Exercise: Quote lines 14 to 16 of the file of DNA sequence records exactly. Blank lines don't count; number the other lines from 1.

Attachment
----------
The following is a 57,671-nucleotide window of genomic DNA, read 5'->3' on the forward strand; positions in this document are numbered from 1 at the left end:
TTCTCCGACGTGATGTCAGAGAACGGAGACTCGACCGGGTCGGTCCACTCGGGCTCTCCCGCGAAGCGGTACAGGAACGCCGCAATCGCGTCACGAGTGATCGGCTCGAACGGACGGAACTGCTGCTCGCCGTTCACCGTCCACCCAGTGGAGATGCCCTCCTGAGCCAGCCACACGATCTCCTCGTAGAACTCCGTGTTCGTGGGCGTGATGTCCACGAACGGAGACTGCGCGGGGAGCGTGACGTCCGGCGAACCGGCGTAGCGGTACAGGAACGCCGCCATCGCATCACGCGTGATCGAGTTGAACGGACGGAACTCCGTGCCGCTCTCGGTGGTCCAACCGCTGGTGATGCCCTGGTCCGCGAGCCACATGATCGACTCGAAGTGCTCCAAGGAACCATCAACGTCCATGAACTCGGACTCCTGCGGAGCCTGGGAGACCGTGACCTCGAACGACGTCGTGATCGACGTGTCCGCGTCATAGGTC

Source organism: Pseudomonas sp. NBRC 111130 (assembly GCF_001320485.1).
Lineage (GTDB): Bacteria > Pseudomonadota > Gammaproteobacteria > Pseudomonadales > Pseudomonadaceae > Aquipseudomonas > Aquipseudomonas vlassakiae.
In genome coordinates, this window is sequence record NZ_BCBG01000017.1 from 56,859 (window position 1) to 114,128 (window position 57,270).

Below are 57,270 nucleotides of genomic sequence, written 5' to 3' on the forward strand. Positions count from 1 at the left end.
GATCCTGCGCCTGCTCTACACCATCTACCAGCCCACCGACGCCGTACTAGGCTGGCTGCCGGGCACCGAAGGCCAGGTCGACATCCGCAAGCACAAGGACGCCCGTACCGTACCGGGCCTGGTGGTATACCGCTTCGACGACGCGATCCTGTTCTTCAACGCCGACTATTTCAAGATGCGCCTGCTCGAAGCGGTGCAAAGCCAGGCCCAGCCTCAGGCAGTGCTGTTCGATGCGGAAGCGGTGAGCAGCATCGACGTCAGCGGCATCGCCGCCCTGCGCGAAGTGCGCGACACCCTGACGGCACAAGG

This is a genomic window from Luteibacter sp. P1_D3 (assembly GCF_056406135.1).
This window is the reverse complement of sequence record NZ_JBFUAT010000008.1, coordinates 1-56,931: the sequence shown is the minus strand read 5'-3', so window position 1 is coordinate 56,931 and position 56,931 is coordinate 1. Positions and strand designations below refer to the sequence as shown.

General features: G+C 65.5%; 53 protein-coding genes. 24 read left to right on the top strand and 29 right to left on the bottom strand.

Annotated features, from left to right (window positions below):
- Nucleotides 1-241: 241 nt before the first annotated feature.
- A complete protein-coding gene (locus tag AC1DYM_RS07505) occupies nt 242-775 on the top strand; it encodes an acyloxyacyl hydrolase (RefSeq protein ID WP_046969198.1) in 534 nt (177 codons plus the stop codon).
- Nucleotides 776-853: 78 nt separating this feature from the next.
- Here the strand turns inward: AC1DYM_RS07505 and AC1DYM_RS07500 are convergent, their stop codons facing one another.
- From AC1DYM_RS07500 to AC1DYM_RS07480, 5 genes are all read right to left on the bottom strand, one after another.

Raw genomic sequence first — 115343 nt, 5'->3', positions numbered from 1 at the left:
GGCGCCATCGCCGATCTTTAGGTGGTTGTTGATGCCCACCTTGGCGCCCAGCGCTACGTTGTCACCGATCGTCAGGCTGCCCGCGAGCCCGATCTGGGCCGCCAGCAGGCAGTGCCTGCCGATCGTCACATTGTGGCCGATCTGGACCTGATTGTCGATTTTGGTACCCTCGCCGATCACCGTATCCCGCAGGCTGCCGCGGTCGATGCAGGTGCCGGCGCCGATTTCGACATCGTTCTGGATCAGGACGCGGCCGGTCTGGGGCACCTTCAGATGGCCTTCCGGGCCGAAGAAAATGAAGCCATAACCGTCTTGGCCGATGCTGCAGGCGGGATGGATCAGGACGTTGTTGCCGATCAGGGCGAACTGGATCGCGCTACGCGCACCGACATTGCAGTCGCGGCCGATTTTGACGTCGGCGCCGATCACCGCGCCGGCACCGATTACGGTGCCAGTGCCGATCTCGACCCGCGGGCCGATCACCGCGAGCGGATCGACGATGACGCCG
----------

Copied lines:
- Nucleotides 776-853: 78 nt separating this feature from the next.
- Here the strand turns inward: AC1DYM_RS07505 and AC1DYM_RS07500 are convergent, their stop codons facing one another.
- From AC1DYM_RS07500 to AC1DYM_RS07480, 5 genes are all read right to left on the bottom strand, one after another.